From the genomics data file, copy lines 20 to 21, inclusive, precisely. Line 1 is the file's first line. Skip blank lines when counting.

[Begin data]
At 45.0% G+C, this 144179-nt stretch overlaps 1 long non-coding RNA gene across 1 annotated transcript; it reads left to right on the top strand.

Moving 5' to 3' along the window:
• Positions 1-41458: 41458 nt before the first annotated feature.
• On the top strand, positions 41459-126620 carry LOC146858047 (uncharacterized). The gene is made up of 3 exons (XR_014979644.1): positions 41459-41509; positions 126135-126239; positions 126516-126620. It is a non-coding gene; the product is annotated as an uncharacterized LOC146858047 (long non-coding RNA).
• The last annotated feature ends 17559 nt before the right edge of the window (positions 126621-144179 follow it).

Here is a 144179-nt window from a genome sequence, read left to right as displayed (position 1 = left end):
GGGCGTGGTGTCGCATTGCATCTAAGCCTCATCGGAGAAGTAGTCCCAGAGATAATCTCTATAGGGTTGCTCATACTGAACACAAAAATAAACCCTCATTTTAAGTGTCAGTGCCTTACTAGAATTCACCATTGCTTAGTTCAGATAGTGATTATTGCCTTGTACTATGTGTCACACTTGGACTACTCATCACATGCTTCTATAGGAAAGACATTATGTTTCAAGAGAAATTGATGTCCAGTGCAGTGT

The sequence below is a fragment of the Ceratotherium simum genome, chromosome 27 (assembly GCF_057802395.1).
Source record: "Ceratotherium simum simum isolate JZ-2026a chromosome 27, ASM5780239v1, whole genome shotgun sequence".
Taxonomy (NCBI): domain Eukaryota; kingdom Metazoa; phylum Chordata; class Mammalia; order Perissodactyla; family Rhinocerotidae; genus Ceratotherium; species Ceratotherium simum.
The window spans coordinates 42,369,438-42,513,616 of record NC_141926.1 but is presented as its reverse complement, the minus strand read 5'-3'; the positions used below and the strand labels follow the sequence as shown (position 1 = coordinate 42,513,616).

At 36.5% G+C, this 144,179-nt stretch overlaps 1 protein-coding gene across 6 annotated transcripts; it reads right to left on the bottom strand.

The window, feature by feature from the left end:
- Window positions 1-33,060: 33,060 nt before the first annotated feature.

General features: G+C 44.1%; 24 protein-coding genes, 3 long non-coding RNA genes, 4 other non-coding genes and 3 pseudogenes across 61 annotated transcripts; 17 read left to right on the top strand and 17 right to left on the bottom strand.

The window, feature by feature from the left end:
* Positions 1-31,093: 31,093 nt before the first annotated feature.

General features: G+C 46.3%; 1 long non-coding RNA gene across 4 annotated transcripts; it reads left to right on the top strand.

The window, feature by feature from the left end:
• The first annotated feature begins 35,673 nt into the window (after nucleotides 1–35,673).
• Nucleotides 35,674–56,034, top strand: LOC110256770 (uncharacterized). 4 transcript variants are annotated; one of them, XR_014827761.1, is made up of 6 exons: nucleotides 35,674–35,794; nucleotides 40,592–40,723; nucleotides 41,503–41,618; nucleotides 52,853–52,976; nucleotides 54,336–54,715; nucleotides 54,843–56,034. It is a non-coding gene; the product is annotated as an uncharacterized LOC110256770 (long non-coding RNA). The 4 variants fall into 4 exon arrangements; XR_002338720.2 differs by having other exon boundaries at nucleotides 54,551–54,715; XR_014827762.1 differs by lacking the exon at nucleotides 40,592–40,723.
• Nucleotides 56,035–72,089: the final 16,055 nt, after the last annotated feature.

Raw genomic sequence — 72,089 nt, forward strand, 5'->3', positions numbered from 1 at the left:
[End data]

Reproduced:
• The first annotated feature begins 35,673 nt into the window (after nucleotides 1–35,673).
• Nucleotides 35,674–56,034, top strand: LOC110256770 (uncharacterized). 4 transcript variants are annotated; one of them, XR_014827761.1, is made up of 6 exons: nucleotides 35,674–35,794; nucleotides 40,592–40,723; nucleotides 41,503–41,618; nucleotides 52,853–52,976; nucleotides 54,336–54,715; nucleotides 54,843–56,034. It is a non-coding gene; the product is annotated as an uncharacterized LOC110256770 (long non-coding RNA). The 4 variants fall into 4 exon arrangements; XR_002338720.2 differs by having other exon boundaries at nucleotides 54,551–54,715; XR_014827762.1 differs by lacking the exon at nucleotides 40,592–40,723.